Take this guy, for example.

He believes that by rearranging an encrypted message in a dedication page of Shakespeare’s sonnets he can reveal the exact location of Shakespeare’s burial (turns out it’s not Stratford-upon-Avon) AND that the playwright was, in fact, (pause for dramatic effect and thunder-sheet sound cue) Edward de Vere. 

Point and laugh, everyone. It’s exactly as ridiculous as it sounds. I believe this is what we refer to as “grasping at straws.”

As for us, we’ll continue to believe that greatness can rise from anywhere and phooey to anyone who says otherwise. Shakespeare’s a goddamn working class hero and we’ll believe in him to the bitter end.

See you next time!

A


*Bonus Image* (because I like to laugh at anti-Stratfordians)

Boozy Books: The Power

Hello Nerd Cacti Friends, and welcome to the final Boozy Books of 2017!

We’ve been on a bit of a hiatus due to C’s exciting romp through NYC, my recent obsessive attempts to sketch out my latest project, and, oh yeah, the holidays. BUT, I think Nerd Cactus HQ has been silent long enough! (Plus, I just finished reading a book I simply couldn’t put down, and I think a pairing is in order.)

So, without further ado, let me jump right in and say that Naomi Alderman’s The Power is the kind of sci-fi-lite concept piece that has the potential to soar or sink. Happily, I loved it. It flips every gender expectation on its head, challenges the validity of organized religion, and gives us a cast of strong, female leads that are out to change the world.

The plot is this: a power is beginning to emerge worldwide (as a result of evolution), and only women have it. This power involves shooting and controlling self-created electricity, a power that inevitably allows the “weaker sex” to become the dominant gender.

As usual, I will avoid spoilers, skip over the synopsis, and give you a little sense of my overall takeaway.

Let me start by saying that this novel is bookended by a series of letters that don’t make any sense at first, but the payoff is perfection. The book itself is written in chapters that follow individual characters whose stories intertwine here and there, but ultimately work together to create a well-rounded sense of the “pre-Cataclysm” world. Interestingly, (though perhaps not so in the context of what Alderman is clearly trying to draw attention to) there is only one “main” male character. Later on, we do get a glimpse of a secondary male figure, but the placement of men in this story successfully highlights the way most women are portrayed as minor characters in film, literature, and art. It’s really quite genius.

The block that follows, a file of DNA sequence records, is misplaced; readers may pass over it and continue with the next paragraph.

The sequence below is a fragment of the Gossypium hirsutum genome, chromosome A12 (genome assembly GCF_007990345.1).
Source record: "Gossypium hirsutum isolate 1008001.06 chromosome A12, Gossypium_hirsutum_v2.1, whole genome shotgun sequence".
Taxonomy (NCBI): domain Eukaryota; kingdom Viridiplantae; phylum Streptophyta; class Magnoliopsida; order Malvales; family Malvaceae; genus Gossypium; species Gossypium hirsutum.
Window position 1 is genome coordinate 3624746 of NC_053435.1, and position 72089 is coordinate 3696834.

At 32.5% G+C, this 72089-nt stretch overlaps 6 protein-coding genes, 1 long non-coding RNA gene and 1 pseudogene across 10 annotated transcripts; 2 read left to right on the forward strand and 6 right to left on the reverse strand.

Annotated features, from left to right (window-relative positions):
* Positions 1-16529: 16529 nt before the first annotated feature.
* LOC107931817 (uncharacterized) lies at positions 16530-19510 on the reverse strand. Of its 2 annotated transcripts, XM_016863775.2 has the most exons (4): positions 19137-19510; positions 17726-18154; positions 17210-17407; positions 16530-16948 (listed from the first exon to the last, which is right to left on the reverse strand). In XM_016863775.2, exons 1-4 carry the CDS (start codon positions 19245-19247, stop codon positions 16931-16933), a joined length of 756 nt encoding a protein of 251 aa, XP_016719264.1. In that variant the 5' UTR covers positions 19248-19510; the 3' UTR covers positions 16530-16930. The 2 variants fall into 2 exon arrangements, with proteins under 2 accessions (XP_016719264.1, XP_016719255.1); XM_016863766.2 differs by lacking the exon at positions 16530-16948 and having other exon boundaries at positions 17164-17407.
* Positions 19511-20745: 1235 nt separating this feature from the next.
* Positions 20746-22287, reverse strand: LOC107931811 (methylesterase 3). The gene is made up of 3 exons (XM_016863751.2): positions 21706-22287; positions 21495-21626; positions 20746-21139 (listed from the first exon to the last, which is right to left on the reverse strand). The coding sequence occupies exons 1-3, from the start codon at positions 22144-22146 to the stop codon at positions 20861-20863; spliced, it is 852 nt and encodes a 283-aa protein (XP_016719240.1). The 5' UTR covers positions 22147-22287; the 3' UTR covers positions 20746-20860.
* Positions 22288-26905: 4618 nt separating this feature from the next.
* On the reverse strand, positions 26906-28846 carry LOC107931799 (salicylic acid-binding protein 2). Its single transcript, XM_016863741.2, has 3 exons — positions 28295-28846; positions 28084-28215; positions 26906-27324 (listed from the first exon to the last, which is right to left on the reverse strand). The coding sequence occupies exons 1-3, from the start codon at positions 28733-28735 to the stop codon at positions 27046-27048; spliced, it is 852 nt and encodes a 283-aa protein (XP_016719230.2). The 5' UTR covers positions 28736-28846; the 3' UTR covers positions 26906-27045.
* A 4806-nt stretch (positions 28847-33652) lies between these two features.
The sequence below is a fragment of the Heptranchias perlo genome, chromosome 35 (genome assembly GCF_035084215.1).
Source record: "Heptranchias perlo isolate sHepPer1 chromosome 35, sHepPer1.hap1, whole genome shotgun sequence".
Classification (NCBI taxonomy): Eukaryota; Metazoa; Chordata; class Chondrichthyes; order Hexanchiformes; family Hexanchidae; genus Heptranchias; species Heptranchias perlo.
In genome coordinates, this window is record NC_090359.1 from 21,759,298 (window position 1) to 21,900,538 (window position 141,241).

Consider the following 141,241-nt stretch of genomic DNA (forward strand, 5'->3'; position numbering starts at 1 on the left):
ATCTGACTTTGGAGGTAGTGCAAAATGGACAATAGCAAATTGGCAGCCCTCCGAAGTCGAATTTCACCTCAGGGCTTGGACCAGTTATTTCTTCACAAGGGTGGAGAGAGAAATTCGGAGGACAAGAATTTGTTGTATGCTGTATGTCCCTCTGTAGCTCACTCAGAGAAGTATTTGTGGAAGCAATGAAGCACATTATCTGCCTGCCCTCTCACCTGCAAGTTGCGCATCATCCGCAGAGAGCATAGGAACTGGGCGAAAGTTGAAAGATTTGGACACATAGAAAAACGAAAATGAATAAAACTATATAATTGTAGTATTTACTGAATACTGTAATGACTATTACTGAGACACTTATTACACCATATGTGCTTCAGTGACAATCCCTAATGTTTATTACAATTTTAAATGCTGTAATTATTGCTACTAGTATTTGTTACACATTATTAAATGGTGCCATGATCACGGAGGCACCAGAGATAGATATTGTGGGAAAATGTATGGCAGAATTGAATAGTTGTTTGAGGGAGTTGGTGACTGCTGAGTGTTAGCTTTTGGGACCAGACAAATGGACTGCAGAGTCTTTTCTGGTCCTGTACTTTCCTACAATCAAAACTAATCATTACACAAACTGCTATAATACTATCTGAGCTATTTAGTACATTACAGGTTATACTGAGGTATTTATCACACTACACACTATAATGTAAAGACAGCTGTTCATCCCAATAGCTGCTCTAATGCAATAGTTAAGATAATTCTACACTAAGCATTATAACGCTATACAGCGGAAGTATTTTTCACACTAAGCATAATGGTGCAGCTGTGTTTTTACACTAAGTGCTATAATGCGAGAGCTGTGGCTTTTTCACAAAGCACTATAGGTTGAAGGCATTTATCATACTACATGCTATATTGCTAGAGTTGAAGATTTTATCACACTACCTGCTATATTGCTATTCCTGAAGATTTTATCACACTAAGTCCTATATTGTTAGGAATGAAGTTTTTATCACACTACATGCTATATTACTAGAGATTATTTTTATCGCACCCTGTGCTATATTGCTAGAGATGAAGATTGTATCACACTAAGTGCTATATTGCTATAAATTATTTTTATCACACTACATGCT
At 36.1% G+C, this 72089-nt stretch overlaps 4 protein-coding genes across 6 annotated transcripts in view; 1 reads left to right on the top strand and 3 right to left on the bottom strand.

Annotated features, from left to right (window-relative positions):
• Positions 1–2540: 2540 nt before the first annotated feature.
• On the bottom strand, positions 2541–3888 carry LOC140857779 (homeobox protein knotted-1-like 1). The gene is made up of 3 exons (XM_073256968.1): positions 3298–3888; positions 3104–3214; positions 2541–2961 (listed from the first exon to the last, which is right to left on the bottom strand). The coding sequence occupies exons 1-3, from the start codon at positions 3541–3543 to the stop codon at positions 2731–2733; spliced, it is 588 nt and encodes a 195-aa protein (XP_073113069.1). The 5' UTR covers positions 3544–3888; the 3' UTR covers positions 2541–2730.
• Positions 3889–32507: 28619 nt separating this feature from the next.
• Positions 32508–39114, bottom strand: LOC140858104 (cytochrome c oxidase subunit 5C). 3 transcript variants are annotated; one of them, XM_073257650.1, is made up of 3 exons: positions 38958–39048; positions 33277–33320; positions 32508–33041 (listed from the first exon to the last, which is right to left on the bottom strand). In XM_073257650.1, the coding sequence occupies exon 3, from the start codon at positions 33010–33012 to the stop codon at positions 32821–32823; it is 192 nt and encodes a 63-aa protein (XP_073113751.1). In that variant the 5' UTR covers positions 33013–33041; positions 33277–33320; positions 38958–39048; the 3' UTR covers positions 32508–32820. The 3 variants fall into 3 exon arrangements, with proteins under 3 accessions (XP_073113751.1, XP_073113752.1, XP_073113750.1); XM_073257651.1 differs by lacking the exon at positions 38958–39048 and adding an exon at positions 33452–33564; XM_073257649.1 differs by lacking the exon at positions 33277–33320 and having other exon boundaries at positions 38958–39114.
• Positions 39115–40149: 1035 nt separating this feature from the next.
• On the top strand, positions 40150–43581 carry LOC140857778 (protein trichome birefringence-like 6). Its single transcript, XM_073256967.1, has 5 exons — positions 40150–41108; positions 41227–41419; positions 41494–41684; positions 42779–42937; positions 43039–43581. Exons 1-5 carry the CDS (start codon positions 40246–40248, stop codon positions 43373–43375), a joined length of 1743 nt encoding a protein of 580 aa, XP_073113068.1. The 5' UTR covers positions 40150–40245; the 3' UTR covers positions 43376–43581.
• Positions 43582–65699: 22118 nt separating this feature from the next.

Also, – trigger warning for my #metoo friends out there – there is a rape scene. As Alderman shifts power to the women in her story, we see the degradation and fall of what is considered “manly,” culminating in our main male character being overtaken by a woman. It is a deeply disturbing scene, but the reversal of gender expectations and struggles that really takes off at this point in the narrative is what makes this story such an absorbing read.

I’ll tell you, I had no trouble imagining Alderman’s reality. Should every woman in the world wake up with this power tomorrow, I believe we’d face the same changes, challenges, and violence.

Ok, pairing time. This book calls for something strong. Preferably something that’ll make your throat burn, but also make you feel like you could take on the world. So, let’s go with a shot of fireball with an Angry Orchard chaser. I know some people out there may want to put their shot into their cider, but I’m telling you this book requires a shot.

Happy reading!

A